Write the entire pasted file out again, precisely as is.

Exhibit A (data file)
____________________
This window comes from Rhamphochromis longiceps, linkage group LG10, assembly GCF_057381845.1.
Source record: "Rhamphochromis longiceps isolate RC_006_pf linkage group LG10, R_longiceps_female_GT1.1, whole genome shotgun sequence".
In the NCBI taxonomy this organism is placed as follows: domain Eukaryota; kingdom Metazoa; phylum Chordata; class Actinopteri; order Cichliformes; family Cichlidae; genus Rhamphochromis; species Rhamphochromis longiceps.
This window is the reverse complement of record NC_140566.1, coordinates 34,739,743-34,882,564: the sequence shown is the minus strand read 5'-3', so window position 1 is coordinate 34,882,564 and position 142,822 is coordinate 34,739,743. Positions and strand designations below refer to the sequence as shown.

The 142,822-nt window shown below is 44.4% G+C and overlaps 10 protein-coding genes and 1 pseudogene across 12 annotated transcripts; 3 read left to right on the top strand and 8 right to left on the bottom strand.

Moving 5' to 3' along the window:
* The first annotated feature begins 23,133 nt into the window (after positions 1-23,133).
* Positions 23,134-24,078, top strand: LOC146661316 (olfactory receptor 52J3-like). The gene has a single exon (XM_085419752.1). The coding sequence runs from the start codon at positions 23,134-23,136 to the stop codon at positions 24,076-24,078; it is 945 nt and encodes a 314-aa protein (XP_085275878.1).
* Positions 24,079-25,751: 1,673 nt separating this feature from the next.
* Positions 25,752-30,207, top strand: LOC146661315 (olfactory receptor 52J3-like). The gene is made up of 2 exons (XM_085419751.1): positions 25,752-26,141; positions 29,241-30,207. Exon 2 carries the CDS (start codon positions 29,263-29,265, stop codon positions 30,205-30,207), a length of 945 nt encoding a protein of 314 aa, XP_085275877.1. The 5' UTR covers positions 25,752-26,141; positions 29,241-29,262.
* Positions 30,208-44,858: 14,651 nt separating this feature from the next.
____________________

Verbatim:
This window comes from Rhamphochromis longiceps, linkage group LG10, assembly GCF_057381845.1.
Source record: "Rhamphochromis longiceps isolate RC_006_pf linkage group LG10, R_longiceps_female_GT1.1, whole genome shotgun sequence".
In the NCBI taxonomy this organism is placed as follows: domain Eukaryota; kingdom Metazoa; phylum Chordata; class Actinopteri; order Cichliformes; family Cichlidae; genus Rhamphochromis; species Rhamphochromis longiceps.
This window is the reverse complement of record NC_140566.1, coordinates 34,739,743-34,882,564: the sequence shown is the minus strand read 5'-3', so window position 1 is coordinate 34,882,564 and position 142,822 is coordinate 34,739,743. Positions and strand designations below refer to the sequence as shown.

The 142,822-nt window shown below is 44.4% G+C and overlaps 10 protein-coding genes and 1 pseudogene across 12 annotated transcripts; 3 read left to right on the top strand and 8 right to left on the bottom strand.

Moving 5' to 3' along the window:
* The first annotated feature begins 23,133 nt into the window (after positions 1-23,133).
* Positions 23,134-24,078, top strand: LOC146661316 (olfactory receptor 52J3-like). The gene has a single exon (XM_085419752.1). The coding sequence runs from the start codon at positions 23,134-23,136 to the stop codon at positions 24,076-24,078; it is 945 nt and encodes a 314-aa protein (XP_085275878.1).
* Positions 24,079-25,751: 1,673 nt separating this feature from the next.
* Positions 25,752-30,207, top strand: LOC146661315 (olfactory receptor 52J3-like). The gene is made up of 2 exons (XM_085419751.1): positions 25,752-26,141; positions 29,241-30,207. Exon 2 carries the CDS (start codon positions 29,263-29,265, stop codon positions 30,205-30,207), a length of 945 nt encoding a protein of 314 aa, XP_085275877.1. The 5' UTR covers positions 25,752-26,141; positions 29,241-29,262.
* Positions 30,208-44,858: 14,651 nt separating this feature from the next.